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View Full Version : 4/3 35mm Macro lens purchase.


Pupkin
15th January 2018, 12:01 PM
Hi all, wishing you all a very happy new year.*chr

My recent E-510 purchase was definitely the right one for me, for my current level, itís more than enough to keep me busy! I have a question regarding lenses:

My camera came with the Olympus Digital lens as standard 40-150mm but Iíve just spotted on ebay a 35mm Macro lens for sale on ebay, I have a pretty good idea what I could use this for but might it be a good purchase (price depending) for portraits / closer compositions and yield better results than my standard at 40mm?

Thanks,

alfbranch
15th January 2018, 12:52 PM
Is you interest in macro?

If not there may be better lenses out there.

Pupkin
15th January 2018, 01:10 PM
Hi, yes itís something that interests me and a lot of the shots I take tend to be close up and I feel some shots are lacking detail often, I have watched a few tutorials that recommend macro lens for not just close up but most things?

(I hasten to add I am no professional and itís purely my hobby on a meagre budget!)

Jim Ford
15th January 2018, 01:30 PM
The 35mm macro is a good macro lens. I've got one that I used until I bought the 50mm macro. The 50mm is the better lens, but a lot dearer. Some people say that for macro, the working distance of the 35mm makes lighting difficult, because of the closeness of the lens to the subject.

Jim

alfbranch
15th January 2018, 02:41 PM
There are not many prfoessionals on this site so you are good company.

Macro is not easy and a Zuiko 35mm f3.5 is not an easy lens to use IMO. It is better suited to work on a tripod with static subjects. Lighting is the key to good photography.
For live insect sbjects I would recomemnd a Sigma 105 f2.8 and it is my preffered lens.
http://www.ffordes.com/product/17113011352681

An examploe of some the shots you have taken may help us to pint you in the right direction. It depends on what sort of subject you are shooting as to which lens suits best.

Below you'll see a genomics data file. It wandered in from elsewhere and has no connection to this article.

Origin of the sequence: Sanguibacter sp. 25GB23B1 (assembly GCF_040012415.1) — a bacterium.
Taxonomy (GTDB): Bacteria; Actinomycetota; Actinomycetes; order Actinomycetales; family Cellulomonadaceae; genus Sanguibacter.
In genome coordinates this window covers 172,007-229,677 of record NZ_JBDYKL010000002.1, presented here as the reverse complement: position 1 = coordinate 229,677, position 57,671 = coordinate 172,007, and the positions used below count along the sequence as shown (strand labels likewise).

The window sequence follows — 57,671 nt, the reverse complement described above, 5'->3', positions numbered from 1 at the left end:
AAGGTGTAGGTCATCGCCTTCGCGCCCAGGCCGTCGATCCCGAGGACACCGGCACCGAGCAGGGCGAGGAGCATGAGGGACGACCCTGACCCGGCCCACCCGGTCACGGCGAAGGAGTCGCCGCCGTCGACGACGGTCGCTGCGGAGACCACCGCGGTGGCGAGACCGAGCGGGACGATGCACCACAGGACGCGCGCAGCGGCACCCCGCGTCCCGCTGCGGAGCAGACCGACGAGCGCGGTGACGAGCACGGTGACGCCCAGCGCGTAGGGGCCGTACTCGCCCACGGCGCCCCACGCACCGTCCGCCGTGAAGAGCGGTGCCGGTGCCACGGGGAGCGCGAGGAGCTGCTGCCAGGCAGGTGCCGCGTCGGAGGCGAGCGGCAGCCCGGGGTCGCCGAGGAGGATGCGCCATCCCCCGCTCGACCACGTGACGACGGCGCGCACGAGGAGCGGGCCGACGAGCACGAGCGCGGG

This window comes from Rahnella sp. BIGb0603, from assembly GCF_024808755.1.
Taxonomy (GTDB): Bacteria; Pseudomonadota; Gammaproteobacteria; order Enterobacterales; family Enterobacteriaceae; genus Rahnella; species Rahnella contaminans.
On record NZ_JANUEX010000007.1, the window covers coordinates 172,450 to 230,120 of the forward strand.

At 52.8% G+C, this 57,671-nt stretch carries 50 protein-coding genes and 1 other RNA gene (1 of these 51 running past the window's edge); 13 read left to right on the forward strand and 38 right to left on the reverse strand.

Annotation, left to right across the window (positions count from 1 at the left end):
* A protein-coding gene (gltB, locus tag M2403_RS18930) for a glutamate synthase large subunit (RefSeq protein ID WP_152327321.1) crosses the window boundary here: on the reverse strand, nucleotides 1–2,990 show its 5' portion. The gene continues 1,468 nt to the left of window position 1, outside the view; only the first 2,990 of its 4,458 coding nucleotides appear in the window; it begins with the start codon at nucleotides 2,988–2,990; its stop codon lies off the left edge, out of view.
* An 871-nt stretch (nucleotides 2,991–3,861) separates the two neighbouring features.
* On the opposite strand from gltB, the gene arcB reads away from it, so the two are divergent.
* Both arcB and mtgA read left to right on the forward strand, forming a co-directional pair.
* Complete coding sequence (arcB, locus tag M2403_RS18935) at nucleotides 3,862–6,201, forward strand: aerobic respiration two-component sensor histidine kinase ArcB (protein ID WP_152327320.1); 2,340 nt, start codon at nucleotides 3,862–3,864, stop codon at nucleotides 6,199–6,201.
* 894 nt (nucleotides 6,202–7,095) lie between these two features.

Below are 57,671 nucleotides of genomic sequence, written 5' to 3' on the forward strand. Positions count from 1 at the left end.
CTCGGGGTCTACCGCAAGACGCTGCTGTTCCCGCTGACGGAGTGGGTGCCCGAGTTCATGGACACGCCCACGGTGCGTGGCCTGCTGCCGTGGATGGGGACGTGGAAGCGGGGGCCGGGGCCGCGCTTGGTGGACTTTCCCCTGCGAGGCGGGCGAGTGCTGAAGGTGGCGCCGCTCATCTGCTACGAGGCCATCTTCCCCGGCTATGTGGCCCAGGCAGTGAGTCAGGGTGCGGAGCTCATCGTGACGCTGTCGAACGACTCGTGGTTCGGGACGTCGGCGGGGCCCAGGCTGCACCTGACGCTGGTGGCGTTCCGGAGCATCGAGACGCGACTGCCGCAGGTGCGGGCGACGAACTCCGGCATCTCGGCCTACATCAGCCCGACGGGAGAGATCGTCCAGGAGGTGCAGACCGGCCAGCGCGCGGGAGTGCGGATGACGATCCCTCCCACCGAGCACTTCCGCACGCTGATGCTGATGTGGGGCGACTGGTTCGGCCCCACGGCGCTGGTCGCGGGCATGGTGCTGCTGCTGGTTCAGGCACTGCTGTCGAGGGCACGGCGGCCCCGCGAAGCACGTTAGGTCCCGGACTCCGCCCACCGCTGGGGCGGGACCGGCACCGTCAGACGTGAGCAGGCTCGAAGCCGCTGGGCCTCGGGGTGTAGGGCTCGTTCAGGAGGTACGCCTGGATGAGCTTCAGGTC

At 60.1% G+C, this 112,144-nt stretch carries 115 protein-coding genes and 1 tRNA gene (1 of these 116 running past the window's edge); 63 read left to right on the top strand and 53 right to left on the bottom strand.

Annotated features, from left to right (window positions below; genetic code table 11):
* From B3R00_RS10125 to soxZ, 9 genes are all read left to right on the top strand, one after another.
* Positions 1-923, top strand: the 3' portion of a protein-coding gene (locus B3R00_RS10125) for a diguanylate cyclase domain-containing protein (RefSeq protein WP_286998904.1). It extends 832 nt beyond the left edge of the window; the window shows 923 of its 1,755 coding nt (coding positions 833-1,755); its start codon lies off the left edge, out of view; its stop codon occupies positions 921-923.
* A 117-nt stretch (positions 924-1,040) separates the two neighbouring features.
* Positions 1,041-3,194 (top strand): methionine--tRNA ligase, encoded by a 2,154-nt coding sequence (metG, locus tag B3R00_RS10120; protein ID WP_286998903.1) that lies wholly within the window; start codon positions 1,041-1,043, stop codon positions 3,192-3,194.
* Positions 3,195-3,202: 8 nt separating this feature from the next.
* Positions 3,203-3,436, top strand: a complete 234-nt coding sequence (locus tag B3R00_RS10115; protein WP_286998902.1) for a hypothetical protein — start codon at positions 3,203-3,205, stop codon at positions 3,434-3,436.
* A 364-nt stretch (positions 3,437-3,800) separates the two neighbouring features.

For portraits on a meagre budget think about a 14-54
http://www.ffordes.com/product/16050416301081

Or for more money the 12-60mm
www.ffordes.com/category/Lenses/4/3rds

or on a real budget the 14-42
http://www.ffordes.com/product/17021611410581

RobEW
15th January 2018, 03:33 PM
12-60 SWD is a superb lens for its (used) price, and very versatile. It would complement the 40-150 nicely. If you specifically want to do macro (which is - as has been said - quite a difficult area, especially for outdoor moving subjects such as insects) then I agree that working distance and lighting are critical, so the 50mm or Sigma 105 or even Sigma 150 may be better than 35mm. and if budget permis, maybe a Metz ring flash or a hot-shoe mounted flash with some clever diffuser.

alfbranch
16th January 2018, 08:32 PM
A ringflssh is not the best for macro really and much cheaper options can work very well.


Sent from my SM-G930F using Tapatalk

Jim Ford
16th January 2018, 10:08 PM
A ringflssh is not the best for macro really and much cheaper options can work very well.

The Metz is not really a true ringflash. It uses two separate flash tubes behind a ring shaped diffuser. I have one - it works well.

Jim

Petrochemist
17th January 2018, 10:41 AM
For portraits on a meagre budget think about a 14-54
http://www.ffordes.com/product/16050416301081

Or for more money the 12-60mm
www.ffordes.com/category/Lenses/4/3rds (http://www.ffordes.com/category/Lenses/4/3rds)

or on a real budget the 14-42
http://www.ffordes.com/product/17021611410581